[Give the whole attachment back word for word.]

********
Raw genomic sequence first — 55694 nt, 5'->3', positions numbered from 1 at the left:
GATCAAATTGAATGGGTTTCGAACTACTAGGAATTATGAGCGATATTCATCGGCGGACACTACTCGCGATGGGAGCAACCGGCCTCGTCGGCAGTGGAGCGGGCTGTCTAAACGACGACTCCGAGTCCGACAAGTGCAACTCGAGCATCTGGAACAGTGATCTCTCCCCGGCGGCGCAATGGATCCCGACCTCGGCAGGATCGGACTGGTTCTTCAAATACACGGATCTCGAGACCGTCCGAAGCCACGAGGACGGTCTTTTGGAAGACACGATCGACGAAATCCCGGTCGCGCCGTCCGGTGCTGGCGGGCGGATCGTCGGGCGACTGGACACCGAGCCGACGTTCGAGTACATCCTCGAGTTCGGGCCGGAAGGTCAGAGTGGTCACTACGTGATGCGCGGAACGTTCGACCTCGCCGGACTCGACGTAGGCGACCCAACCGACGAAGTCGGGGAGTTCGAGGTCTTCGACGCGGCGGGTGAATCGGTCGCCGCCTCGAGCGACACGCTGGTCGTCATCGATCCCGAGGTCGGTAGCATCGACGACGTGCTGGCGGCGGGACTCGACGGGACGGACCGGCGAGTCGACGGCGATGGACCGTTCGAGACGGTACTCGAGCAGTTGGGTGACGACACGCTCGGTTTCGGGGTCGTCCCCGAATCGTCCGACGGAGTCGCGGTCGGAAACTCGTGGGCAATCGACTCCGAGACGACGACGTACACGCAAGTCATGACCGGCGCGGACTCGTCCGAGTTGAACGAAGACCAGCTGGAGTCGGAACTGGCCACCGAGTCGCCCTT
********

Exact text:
Raw genomic sequence first — 55694 nt, 5'->3', positions numbered from 1 at the left:
GATCAAATTGAATGGGTTTCGAACTACTAGGAATTATGAGCGATATTCATCGGCGGACACTACTCGCGATGGGAGCAACCGGCCTCGTCGGCAGTGGAGCGGGCTGTCTAAACGACGACTCCGAGTCCGACAAGTGCAACTCGAGCATCTGGAACAGTGATCTCTCCCCGGCGGCGCAATGGATCCCGACCTCGGCAGGATCGGACTGGTTCTTCAAATACACGGATCTCGAGACCGTCCGAAGCCACGAGGACGGTCTTTTGGAAGACACGATCGACGAAATCCCGGTCGCGCCGTCCGGTGCTGGCGGGCGGATCGTCGGGCGACTGGACACCGAGCCGACGTTCGAGTACATCCTCGAGTTCGGGCCGGAAGGTCAGAGTGGTCACTACGTGATGCGCGGAACGTTCGACCTCGCCGGACTCGACGTAGGCGACCCAACCGACGAAGTCGGGGAGTTCGAGGTCTTCGACGCGGCGGGTGAATCGGTCGCCGCCTCGAGCGACACGCTGGTCGTCATCGATCCCGAGGTCGGTAGCATCGACGACGTGCTGGCGGCGGGACTCGACGGGACGGACCGGCGAGTCGACGGCGATGGACCGTTCGAGACGGTACTCGAGCAGTTGGGTGACGACACGCTCGGTTTCGGGGTCGTCCCCGAATCGTCCGACGGAGTCGCGGTCGGAAACTCGTGGGCAATCGACTCCGAGACGACGACGTACACGCAAGTCATGACCGGCGCGGACTCGTCCGAGTTGAACGAAGACCAGCTGGAGTCGGAACTGGCCACCGAGTCGCCCTT